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Interesting promotional letter sheet map of the area around Weiser, Idaho, with a letter on the verso referencing the Weiser Irrigation District -- Washington County, Idaho.

The map is centered on Weiser, Idaho, and extends southeast to Boise, Idaho, north to Lewiston, Idaho, west to Burns and Vale, Oregon, and northwest to La Grande, Oregon.

The map shows gold mining regions, silver, copper, grazing lands, commercial timber, etc., with Wagon Roads, Irrigation Canals, Railroads and Proposed Railroads noted. The promotional literature is quite impressive for the period, including the following excerpt:

This is not a map of the World. But the country shown is a world itself. Why? Because within its limits you can find or produce nearly everyting the world needs. . . . Note the vast area of fine agricultural land . . . and the mountains seamed with veins of gold, silver . . . and other metals. The gold fields of Malheur are but a day's travel. . . The best and healthiest climate on earth. More sunshine, no thunderstorms, cyclones or blizzards. Weiser has electric lights and water works, and a state bridge built across the snake river at a cost of $30,000, which unites us with all of Oregon Territory . . . Weiser is the "PROMISED LAND" for the homeseeker.

Who could resist!

Weiser was named after the nearby Weiser River, but exactly who that was named for is not precisely known. In one version it is for Peter M. Weiser, a soldier and member of the Lewis and Clark Expedition of 1804-1806. Another has it for Jacob Weiser, a trapper-turned-miner who struck it rich in Baboon Gulch in the Florence Basin of Idaho in 1861. William Logan and his wife settled in the vicinity of Weiser in 1863, building a roadhouse in anticipation of the opening of Olds Ferry west of them on the Snake River across from Farewell Bend. In 1863, Reuben Olds acquired a franchise from the Territorial Legislature and began operating Olds Ferry. Olds ferry business did well (as did Logan's) as it diverted much of the traffic from the old Snake River crossing point at Old Fort Boise. Increasing settlement on the Weiser River valley increased Weiser's population. A post office was established in 1866 as Weiser Ranch. In 1871, it was renamed Weiser.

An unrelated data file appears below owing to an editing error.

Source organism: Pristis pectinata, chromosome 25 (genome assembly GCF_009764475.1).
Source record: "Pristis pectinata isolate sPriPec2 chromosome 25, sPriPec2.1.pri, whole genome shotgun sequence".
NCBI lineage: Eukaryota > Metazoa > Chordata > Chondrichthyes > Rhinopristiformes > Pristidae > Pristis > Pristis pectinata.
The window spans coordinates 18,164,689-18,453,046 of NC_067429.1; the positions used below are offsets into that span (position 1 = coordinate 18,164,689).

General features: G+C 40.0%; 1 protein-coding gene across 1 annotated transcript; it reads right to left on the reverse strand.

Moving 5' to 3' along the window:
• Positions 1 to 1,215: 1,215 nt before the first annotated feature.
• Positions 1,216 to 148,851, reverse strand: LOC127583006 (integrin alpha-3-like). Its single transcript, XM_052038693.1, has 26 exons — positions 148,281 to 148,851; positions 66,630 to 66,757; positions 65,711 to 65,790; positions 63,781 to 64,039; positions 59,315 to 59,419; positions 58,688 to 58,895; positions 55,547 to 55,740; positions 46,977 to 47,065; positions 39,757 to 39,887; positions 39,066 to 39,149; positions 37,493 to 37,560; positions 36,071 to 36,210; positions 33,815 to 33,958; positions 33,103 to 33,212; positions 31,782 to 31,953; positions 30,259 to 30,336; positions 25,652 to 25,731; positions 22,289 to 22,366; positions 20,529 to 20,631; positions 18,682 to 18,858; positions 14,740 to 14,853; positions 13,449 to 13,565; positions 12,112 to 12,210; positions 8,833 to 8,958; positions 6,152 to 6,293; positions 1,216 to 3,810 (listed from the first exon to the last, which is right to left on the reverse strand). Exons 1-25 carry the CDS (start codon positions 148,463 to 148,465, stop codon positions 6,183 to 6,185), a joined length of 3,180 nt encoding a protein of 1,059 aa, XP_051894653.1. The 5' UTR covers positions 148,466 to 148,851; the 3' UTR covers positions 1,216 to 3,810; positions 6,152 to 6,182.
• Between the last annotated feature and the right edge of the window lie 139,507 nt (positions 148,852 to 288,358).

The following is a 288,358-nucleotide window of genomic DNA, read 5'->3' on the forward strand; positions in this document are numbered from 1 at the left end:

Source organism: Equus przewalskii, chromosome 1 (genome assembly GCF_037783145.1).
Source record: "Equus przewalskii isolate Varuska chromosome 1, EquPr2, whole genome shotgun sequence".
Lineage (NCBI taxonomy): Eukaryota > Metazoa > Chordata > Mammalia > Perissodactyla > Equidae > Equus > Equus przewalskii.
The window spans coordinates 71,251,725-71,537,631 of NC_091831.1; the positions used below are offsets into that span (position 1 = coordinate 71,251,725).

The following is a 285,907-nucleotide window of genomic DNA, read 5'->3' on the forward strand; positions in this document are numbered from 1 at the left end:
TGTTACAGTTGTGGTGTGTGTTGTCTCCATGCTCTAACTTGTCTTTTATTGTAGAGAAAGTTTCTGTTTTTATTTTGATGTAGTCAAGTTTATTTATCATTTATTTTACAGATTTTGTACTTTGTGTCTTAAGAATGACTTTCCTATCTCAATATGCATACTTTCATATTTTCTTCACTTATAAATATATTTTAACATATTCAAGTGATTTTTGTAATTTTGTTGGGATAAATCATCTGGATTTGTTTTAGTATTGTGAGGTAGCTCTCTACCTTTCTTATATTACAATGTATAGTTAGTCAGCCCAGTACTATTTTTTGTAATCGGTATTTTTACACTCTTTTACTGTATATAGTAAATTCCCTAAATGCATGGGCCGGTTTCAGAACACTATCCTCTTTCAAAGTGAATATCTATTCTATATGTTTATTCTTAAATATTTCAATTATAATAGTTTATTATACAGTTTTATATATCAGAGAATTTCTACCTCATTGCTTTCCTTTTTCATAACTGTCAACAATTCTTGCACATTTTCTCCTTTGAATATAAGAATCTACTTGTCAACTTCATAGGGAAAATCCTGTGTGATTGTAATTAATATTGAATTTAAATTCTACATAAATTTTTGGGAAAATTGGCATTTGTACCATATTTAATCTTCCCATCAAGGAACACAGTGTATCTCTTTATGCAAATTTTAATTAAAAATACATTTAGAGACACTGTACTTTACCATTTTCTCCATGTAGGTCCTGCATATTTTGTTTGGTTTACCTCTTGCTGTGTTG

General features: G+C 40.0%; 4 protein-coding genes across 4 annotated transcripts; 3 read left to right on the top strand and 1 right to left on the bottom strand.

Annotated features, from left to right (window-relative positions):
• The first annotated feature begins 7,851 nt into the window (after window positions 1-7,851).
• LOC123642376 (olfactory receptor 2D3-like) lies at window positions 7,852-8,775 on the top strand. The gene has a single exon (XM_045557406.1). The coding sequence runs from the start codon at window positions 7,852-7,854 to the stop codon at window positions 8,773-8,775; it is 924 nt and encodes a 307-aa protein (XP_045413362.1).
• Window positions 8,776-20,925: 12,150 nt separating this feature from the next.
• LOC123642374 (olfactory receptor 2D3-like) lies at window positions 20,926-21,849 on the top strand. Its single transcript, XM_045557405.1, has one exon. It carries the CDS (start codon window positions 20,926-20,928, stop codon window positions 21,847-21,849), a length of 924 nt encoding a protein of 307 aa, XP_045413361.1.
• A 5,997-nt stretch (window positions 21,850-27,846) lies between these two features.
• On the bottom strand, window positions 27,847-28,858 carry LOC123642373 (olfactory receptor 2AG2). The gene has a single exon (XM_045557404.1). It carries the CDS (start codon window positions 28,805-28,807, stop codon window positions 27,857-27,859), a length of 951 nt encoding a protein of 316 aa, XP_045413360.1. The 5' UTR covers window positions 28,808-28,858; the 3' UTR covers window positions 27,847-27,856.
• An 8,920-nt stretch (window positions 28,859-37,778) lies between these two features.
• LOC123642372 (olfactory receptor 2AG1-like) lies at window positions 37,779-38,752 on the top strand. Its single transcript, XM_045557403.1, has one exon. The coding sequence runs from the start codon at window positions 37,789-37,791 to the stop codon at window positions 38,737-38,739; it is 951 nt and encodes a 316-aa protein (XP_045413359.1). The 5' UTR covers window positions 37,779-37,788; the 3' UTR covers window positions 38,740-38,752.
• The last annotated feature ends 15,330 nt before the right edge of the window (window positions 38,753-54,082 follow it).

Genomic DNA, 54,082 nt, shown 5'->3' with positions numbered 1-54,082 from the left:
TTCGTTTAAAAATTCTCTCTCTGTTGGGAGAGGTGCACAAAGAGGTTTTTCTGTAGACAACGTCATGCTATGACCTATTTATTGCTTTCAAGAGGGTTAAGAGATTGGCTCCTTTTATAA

Weiser reached its height of prosperity when a railroad way station was established and it became a transportation hub for travelers.

During the 1890s, the city had pretensions of becoming a major regional market and transportation center. The Idaho Northern Railroad was built up the Weiser River with the intention of reaching Lewiston and river transportation to the ocean. The dream ended among the lumber mills of central Idaho, almost at the community of Meadows... not needing to actually go past the stock loading and lumber ponds outside the village, the terminus station was built there and a new city, New Meadows, came into being. Likewise the Union Pacific, after taking over the Oregon Short Line, chose not to locate its major section yards in the flats west of Weiser-probably due to inflated prices asked by land speculators-and built at Huntington, Oregon, at the western edge of the Snake River valley.